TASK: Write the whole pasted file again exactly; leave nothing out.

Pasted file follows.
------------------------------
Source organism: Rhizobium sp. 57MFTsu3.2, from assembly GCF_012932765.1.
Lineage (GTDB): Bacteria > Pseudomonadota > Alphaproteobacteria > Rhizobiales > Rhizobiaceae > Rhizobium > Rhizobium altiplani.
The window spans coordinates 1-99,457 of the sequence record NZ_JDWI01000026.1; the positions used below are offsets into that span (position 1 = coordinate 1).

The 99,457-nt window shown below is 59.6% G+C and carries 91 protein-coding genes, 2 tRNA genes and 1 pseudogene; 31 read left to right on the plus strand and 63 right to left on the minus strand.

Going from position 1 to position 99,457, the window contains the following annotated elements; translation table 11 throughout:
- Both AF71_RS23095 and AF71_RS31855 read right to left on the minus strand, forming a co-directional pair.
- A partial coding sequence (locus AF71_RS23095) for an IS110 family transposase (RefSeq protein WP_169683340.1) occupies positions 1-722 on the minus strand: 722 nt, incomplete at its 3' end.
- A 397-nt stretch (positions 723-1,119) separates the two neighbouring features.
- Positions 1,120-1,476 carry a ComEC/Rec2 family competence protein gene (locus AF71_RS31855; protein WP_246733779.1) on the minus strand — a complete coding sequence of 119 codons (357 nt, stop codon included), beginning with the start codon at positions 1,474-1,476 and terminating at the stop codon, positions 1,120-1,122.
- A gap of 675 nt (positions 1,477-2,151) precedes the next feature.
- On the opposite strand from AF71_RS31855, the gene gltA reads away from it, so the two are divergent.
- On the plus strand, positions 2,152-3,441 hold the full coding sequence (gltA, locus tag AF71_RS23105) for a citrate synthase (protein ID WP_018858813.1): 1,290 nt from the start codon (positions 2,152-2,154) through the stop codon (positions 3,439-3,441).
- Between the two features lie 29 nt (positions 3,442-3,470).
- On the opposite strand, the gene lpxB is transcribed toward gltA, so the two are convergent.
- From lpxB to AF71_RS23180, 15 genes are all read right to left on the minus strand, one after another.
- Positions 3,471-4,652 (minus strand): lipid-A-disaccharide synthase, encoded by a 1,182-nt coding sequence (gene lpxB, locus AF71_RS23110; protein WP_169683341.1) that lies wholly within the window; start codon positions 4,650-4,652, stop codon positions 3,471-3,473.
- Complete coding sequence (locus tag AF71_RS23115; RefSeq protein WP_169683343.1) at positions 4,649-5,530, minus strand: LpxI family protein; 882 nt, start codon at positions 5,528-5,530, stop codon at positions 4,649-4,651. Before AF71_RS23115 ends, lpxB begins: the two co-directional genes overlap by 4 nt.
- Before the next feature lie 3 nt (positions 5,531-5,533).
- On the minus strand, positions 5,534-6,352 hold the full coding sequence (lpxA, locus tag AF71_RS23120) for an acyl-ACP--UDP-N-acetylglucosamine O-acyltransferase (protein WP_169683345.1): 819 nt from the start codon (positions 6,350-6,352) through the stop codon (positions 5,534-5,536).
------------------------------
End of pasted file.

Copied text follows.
Source organism: Rhizobium sp. 57MFTsu3.2, from assembly GCF_012932765.1.
Lineage (GTDB): Bacteria > Pseudomonadota > Alphaproteobacteria > Rhizobiales > Rhizobiaceae > Rhizobium > Rhizobium altiplani.
The window spans coordinates 1-99,457 of the sequence record NZ_JDWI01000026.1; the positions used below are offsets into that span (position 1 = coordinate 1).

The 99,457-nt window shown below is 59.6% G+C and carries 91 protein-coding genes, 2 tRNA genes and 1 pseudogene; 31 read left to right on the plus strand and 63 right to left on the minus strand.

Going from position 1 to position 99,457, the window contains the following annotated elements; translation table 11 throughout:
- Both AF71_RS23095 and AF71_RS31855 read right to left on the minus strand, forming a co-directional pair.
- A partial coding sequence (locus AF71_RS23095) for an IS110 family transposase (RefSeq protein WP_169683340.1) occupies positions 1-722 on the minus strand: 722 nt, incomplete at its 3' end.
- A 397-nt stretch (positions 723-1,119) separates the two neighbouring features.
- Positions 1,120-1,476 carry a ComEC/Rec2 family competence protein gene (locus AF71_RS31855; protein WP_246733779.1) on the minus strand — a complete coding sequence of 119 codons (357 nt, stop codon included), beginning with the start codon at positions 1,474-1,476 and terminating at the stop codon, positions 1,120-1,122.
- A gap of 675 nt (positions 1,477-2,151) precedes the next feature.
- On the opposite strand from AF71_RS31855, the gene gltA reads away from it, so the two are divergent.
- On the plus strand, positions 2,152-3,441 hold the full coding sequence (gltA, locus tag AF71_RS23105) for a citrate synthase (protein ID WP_018858813.1): 1,290 nt from the start codon (positions 2,152-2,154) through the stop codon (positions 3,439-3,441).
- Between the two features lie 29 nt (positions 3,442-3,470).
- On the opposite strand, the gene lpxB is transcribed toward gltA, so the two are convergent.
- From lpxB to AF71_RS23180, 15 genes are all read right to left on the minus strand, one after another.
- Positions 3,471-4,652 (minus strand): lipid-A-disaccharide synthase, encoded by a 1,182-nt coding sequence (gene lpxB, locus AF71_RS23110; protein WP_169683341.1) that lies wholly within the window; start codon positions 4,650-4,652, stop codon positions 3,471-3,473.
- Complete coding sequence (locus tag AF71_RS23115; RefSeq protein WP_169683343.1) at positions 4,649-5,530, minus strand: LpxI family protein; 882 nt, start codon at positions 5,528-5,530, stop codon at positions 4,649-4,651. Before AF71_RS23115 ends, lpxB begins: the two co-directional genes overlap by 4 nt.
- Before the next feature lie 3 nt (positions 5,531-5,533).
- On the minus strand, positions 5,534-6,352 hold the full coding sequence (lpxA, locus tag AF71_RS23120) for an acyl-ACP--UDP-N-acetylglucosamine O-acyltransferase (protein WP_169683345.1): 819 nt from the start codon (positions 6,350-6,352) through the stop codon (positions 5,534-5,536).